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Big plans for one block

David Larter February 9, 2012 5

 

Scott’s Addition is about to get more than 100 more apartments on a full city block.

Richmond-based Franklin Development Group wants to turn an old industrial building at 3200 W. Clay St. into 131 units of mostly one- and two-bedroom and apartments. The project will cost between $18 million and $20 million, according to Shelli Brady, architect and president of the firm Alchemy, which is working with the developer.

Walter Parks is the project’s architect.

Brady filed the special use permit in March. Developers should see the final plans for the 132,000-square-foot building go before the planning commission and city council within the month, she said.

The building will be composed of about 96,000 square feet of the existing three-story structure and about 36,000 square feet of additions.

The apartment building, which will be financed using state and federal historic tax credits, should be attractive to a diverse group of tenants, Brady said.

“Since most of the units are one- and two-bedroom, we don’t expect a lot of families,” Brady said. “But we think it will be attractive to urban professionals and to empty-nesters who want to move back into the city.”

Because of the size of the building, only 46 units will have natural light coming from exterior windows. Seventy-three units will have skylights and interior windows providing light, and 16 will have indirect natural light from interior windows that open to corridors lit by skylights, according to plans.

The building will also have space for eight more units, but the developers are looking to fill a 5,000-square-foot corner of the building with a restaurant.

The building was constructed in the 1940s for the General Baking Company, a large industrial baker out of New York. The most recent tenant was the Richmond Fixture Company, a kitchen supply company.

 

 

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5 Comments »

  1. James February 9, 2012 at 12:09 pm - Reply

    ” We don’t expect families ” that’s an understatement – no natural light – skylights only – no windows – Good sales pitch – why not just build it underground.

  2. Drew February 9, 2012 at 12:44 pm - Reply

    I hope this one gets defeated and I may even go to the planning commission meeting. It is audacious to me that only 1/3 of the units will have natural light. This is just lazy. How much more does it cost to redesign the building so that all the units will have natural light? Wouldn’t those units command a premium over the current design? I’d imagine that the net present value of those cash flows would be higher.

  3. Brandon February 9, 2012 at 7:01 pm - Reply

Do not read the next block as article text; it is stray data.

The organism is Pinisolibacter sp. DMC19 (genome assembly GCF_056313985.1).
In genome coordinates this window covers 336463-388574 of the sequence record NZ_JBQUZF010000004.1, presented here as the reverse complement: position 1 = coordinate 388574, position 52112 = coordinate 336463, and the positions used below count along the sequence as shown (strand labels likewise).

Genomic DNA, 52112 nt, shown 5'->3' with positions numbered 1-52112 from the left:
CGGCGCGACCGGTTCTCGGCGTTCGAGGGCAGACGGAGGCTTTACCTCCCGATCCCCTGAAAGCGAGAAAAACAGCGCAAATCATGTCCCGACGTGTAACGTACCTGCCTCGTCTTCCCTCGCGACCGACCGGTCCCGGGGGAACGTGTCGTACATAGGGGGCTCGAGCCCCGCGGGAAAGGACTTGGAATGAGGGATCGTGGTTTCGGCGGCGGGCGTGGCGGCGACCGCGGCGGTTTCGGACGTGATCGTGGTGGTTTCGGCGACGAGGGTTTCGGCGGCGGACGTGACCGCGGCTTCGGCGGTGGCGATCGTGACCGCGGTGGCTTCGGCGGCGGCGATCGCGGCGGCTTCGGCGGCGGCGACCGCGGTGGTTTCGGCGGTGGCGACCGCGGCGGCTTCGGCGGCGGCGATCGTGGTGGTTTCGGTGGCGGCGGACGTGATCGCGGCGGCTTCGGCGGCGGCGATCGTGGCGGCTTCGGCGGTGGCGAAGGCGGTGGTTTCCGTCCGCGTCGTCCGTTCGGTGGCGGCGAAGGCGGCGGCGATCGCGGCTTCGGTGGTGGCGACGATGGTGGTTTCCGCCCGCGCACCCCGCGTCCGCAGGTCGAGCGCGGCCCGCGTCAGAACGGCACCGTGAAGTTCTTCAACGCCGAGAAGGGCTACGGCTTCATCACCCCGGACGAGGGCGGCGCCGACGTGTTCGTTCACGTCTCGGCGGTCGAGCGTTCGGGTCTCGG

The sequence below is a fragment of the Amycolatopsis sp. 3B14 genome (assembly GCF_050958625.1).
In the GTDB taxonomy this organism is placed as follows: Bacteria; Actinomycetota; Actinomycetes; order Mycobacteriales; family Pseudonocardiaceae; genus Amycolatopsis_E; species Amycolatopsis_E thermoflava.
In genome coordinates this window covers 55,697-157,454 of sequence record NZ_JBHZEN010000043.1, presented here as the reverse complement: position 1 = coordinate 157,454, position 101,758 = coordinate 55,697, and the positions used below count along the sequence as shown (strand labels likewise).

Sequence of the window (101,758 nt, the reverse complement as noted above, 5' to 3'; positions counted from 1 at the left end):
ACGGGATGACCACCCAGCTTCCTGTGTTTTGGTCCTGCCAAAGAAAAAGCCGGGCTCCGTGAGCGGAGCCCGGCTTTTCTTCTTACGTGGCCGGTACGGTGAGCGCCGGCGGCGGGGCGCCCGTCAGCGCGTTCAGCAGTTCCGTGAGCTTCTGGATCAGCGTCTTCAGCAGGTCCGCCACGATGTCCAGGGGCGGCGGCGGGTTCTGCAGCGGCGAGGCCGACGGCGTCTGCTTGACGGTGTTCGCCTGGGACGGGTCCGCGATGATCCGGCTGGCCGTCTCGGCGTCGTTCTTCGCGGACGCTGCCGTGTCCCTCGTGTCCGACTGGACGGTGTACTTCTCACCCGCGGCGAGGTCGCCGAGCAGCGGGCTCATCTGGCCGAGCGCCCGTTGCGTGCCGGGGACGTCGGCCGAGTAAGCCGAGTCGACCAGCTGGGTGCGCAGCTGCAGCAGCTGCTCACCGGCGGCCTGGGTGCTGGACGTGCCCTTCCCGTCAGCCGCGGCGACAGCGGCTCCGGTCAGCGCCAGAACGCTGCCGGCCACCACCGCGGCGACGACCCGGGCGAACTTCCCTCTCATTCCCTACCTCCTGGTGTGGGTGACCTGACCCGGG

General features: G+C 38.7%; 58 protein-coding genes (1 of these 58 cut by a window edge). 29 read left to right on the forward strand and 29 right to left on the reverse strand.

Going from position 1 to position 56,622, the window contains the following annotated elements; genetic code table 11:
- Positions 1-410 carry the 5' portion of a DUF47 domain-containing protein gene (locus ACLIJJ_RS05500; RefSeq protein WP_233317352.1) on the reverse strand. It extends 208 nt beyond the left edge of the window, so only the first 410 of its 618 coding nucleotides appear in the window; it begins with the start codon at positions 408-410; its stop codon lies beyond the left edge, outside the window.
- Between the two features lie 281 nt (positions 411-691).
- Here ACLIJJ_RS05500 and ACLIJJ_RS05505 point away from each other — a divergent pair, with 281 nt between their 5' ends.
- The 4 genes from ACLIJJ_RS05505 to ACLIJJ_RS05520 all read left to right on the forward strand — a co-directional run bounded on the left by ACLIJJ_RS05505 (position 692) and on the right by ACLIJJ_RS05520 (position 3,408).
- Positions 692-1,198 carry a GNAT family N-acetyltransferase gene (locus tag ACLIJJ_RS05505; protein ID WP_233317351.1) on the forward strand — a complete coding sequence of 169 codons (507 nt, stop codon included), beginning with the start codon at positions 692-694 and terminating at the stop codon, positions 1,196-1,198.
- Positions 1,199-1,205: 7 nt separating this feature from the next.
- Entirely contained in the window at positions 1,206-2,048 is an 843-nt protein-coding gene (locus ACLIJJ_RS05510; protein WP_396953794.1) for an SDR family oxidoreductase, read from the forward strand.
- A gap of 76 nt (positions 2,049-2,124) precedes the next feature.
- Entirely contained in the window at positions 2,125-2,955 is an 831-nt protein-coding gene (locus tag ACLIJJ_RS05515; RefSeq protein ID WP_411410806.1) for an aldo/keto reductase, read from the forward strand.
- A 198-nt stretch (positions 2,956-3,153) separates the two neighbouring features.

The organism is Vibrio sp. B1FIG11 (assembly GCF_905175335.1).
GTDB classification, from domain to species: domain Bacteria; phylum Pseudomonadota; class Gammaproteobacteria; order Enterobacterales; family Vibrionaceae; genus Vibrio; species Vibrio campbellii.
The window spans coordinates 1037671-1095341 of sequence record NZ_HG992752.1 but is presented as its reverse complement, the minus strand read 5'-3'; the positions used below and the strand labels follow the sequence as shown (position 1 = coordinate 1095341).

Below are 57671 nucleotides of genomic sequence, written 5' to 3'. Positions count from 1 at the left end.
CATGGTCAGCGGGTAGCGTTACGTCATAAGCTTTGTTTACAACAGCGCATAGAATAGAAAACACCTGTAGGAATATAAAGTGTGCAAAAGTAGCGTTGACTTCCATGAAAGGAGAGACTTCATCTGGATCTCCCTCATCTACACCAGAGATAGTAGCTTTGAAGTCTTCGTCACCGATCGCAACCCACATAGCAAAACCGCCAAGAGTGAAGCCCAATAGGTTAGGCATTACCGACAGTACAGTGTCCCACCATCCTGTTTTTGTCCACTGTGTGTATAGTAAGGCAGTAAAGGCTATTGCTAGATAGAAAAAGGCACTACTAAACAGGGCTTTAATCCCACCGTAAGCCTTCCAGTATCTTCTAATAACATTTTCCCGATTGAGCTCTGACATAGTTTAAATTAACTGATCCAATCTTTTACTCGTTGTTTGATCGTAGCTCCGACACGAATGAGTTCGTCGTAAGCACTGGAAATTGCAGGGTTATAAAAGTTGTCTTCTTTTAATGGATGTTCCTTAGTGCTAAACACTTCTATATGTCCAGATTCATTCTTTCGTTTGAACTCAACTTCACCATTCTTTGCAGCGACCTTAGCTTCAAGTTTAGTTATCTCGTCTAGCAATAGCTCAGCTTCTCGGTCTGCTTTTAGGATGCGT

Daylight provided by skylights is considered natural light. Not everyone needs a sweeping view and lots of floor to ceiling windows – this concept has been used in numerous warehouse conversions across the country – often these buildings are so deep that the footprints don’t allow all units to utilize perimeter walls where windows could be located. The use of interior light wells, skylights, and “borrowed light” from corridors are typical solutions for alternative ways to provide natural light. That said, its a great building and wonderful to hear that it will be put back into service.

  4. Jay February 9, 2012 at 9:28 pm - Reply

    The “no natural light from exterior windows” isn’t even anything particularly new to the Richmond area; there are already several developments that take advantage of “borrowed light.”

    For instance, the Iron House Place apartment building at 1309 W. Broad Street (near the Siegel Center, the building formerly occupied by Verry Berry), has several units that have no exterior windows.

    The apartments in the same building as Bistro 27 (downtown) has a few (2 or 3..maybe 4) units in the basement lacking any windows at all with the only light coming through openings in the sidewalk (similar to this http://farm5.static.flickr.com/4129/4989230434_4846221182.jpg, pay attention to the sidewalk next time you’re there ).

    The Ram Cat Alley building also has units that only have borrowed light.

    That being said, I’ve lived in one of those apartments and it’s not something I wound necessarily recommend for people who love seeing the outdoors. I began to really appreciate small things like looking outside to see if it’s raining until I lived in one of those units for a while.

  5. david March 31, 2012 at 7:38 am - Reply

    Nothing like oversaturating a market for the sake of getting your share of corporate welfare in the form of historic tax credits. This project is just another example of trendy energy inefficient apartements that fall apart after a few years due to cost cutting so that slick, greedy bastards can squeeze every ounce of profit out of the state and local tax dollars. And as to Brandon’s comment of how wonderful it is to hear that this building is being put back in service – that is just an ignorant statement. 3200 West Clay has been fully occupied by artists and small businesses for the past five years who pay good rent money in spite of the fact that the building was owned by a greedy slum lord who never bothered to fix the roof. The Franklin Development Group is only slightly better that Justin French.

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